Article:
Take it Easy

Addiction is a difficult affliction that destroys lives, often ending in the death of the addict. No one starts out with the idea of becoming an addict. Sometimes, like in several cases of opioid addiction, the individual is following doctor’s orders as part of the healing process for a wound or ache. Addiction is a chronic disease marked by compulsive behaviors seeking to satisfy the dependency. Over time, it becomes more and more difficult to control, despite the harmful consequences stemming from it. At first, the decision to drink or to take drugs is voluntary for most people. However, repeated use leads to changes in the brain, challenging an addicted person’s perception of reality, diminishing their self-control and interfering with their ability to resist the intense urges to fuel their addiction. In the beginning, everything feels better. Then, the compulsive behavior begins to surface, rearing its ugly head in the most unexpected moments. Addicts, regardless of the type of addiction, simply cannot get enough. They crave for their appetites to be fulfilled. There is momentary bliss, followed by the angst of withdrawal—after all, no ride lasts forever—before the hunt for more begins. Rinse and repeat.

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Recovery is no picnic either. It is definitely not for the faint of heart. You quit using, but the behaviors and attitudes remain. Take it easy, they tell you in the rooms.  The rooms are where other like-minded individuals with similar afflictions gather to do the hard work of recovery. Take it easy? Yes. Don’t worry about the past or the future. Concentrate on today. Focus on the moment. Don’t let resentments, hatred, and anger creep in. You know they don’t do you know good. Don’t be your addiction’s whipping post. 

Relax. Don’t overdue it. Help others. Trust in the Lord with all your heart and lean not on your own understanding (Proverbs 3:5).

Got resentments? Let them go. They are no good to you. Your “self” cannot take center stage. Let go of the hurts others have caused you and leave behind the wrongs done to you. Who are you to feel hurt and abused? Have you forgotten the wake of destruction you left behind? Humble yourself. Let God shine through you. He must increase, you must decrease. 

Quit taking other people’s inventory. You got enough of your own to take before you go measuring other people’s inadequacies and shortcomings. Don’t fall into that trap. Work on you, let others work on themselves. Leave the rest to God.

Take it easy, my friend. Let go of the hate and the fear. Live life one day at a time.

Keep A Grateful Heart

During a lunch conversation with a spiritual brother of mine, we discussed the important role that gratitude plays in our lives. Thankfulness is vital to our walk as Christian believers. We readily confessed that maintaining a spirit of gratitude is critical to our sobriety. Thankfulness balances the high highs and low lows that inevitably ebb our way. By nature, addicts are a mix of pridefulness and self-pity.

For although they knew God, they did not honor him as God or give thanks to him, but they became futile in their thinking, and their foolish hearts were darkened. Romans 1:21 (ESV)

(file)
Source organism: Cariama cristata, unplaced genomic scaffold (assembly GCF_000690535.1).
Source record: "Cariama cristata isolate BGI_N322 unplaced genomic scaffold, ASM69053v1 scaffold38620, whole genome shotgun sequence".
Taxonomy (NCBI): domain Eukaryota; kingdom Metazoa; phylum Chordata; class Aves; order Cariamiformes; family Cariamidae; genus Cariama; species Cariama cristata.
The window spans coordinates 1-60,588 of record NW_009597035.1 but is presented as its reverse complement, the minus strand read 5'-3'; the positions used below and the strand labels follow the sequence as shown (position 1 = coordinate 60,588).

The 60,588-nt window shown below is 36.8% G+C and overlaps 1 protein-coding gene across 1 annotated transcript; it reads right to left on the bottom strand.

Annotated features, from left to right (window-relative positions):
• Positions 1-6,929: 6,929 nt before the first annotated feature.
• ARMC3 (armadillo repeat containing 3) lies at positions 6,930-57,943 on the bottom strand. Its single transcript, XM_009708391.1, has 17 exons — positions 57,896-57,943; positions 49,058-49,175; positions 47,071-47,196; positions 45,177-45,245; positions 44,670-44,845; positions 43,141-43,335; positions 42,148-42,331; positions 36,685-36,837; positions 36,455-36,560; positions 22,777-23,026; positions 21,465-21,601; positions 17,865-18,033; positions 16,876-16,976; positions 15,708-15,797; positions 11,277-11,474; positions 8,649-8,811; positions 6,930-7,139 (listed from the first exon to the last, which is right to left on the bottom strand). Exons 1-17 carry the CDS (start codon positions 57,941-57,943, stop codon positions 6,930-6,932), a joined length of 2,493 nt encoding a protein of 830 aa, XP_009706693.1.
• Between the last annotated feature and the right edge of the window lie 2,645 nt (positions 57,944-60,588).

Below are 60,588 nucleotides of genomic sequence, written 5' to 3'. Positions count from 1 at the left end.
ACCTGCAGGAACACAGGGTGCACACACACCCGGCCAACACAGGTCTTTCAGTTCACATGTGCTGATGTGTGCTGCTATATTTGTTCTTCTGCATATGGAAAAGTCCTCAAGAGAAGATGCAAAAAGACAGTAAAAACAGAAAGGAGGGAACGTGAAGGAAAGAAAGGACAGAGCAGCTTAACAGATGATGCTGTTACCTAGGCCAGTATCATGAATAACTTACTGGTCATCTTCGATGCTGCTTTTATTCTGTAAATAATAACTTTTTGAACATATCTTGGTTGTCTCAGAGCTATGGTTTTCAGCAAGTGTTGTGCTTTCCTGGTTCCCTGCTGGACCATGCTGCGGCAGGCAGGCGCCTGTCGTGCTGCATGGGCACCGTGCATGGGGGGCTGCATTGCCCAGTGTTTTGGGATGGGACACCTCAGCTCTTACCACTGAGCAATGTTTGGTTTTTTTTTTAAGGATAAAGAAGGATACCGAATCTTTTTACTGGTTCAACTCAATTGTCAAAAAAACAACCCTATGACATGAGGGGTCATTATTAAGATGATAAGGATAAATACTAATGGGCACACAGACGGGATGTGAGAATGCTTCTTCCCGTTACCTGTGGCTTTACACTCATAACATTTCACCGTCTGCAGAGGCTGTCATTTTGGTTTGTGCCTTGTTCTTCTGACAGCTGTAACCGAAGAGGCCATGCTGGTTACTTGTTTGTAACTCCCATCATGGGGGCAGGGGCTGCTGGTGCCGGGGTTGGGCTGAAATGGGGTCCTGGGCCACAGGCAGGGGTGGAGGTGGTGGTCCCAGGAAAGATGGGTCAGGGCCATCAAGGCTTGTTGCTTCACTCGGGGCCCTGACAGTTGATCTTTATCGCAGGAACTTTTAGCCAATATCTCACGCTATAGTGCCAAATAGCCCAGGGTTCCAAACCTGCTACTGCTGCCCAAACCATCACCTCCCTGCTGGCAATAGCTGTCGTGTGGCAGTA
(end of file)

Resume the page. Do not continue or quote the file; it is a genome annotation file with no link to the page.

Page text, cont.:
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In the midst of our addiction, we are full of pride and selfishness, even though our lives may be in shambles. We convince ourselves of our invincibility and infallibility, while barely hanging on. We saw humility as something for the weak. It is only after facing our addictions and taking an extensive inventory of ourselves that we begin to see the power in humility.

Blessed are the poor in spirit, for theirs is the kingdom of heaven. Matthew 5:3 (ESV)

On the flip-side, we are kings of self-pity. Our overexaggerated sensitivity distorts reality, making everything about us and our shortcomings. We clamor, “Woe is me!” Self-pity is the despondent sorrow we experience mourning over our perceived suffering and misfortune. The cure for self-pity is to focus on God’s goodness and learn to be grateful for the unwarranted grace and mercy He has extended toward us. We are unworthy of such magnificent love as He demonstrated to us through the shed blood of His son, Jesus Christ.

 And the whole congregation of the people of Israel grumbled against Moses and Aaron in the wilderness, and the people of Israel said to them, “Would that we had died by the hand of the Lord in the land of Egypt, when we sat by the meat pots and ate bread to the full, for you have brought us out into this wilderness to kill this whole assembly with hunger.” Exodus 16:2-3 (ESV)

 

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Humility helps us make less of ourselves. The cure for self-pity helps us make more of God.

Less of me, more of Him.

That’s the answer that guides our lives as recovering addicts, regardless of the nature of our addiction—alcohol, drugs, food, sex, gambling, pornography and any other number of compulsions.

Gratitude pushes aside foolish pride and useless self-pity. When we are prideful, we pervert the image of God in which we are created. When we are full of self-pity, we diminish that same image of God.

Frankly, when we are filled with thankfulness, we are unable to swell with pride or moan with self-pity. Gratitude helps us recognize that God loved us so much so that while we were yet sinners, He gave His son as means of atoning for a debt we incurred. Through Christ, we can experience the full grace and abundant mercy of our loving Creator.

It’s not about us. It’s about Him.

Therefore let us be grateful for receiving a kingdom that cannot be shaken, and thus let us offer to God acceptable worship, with reverence and awe, for our God is a consuming fire. Hebrews 12:28-29 (ESV)

Be thankful today. Keep your heart and mind filled with a spirit of gratitude.

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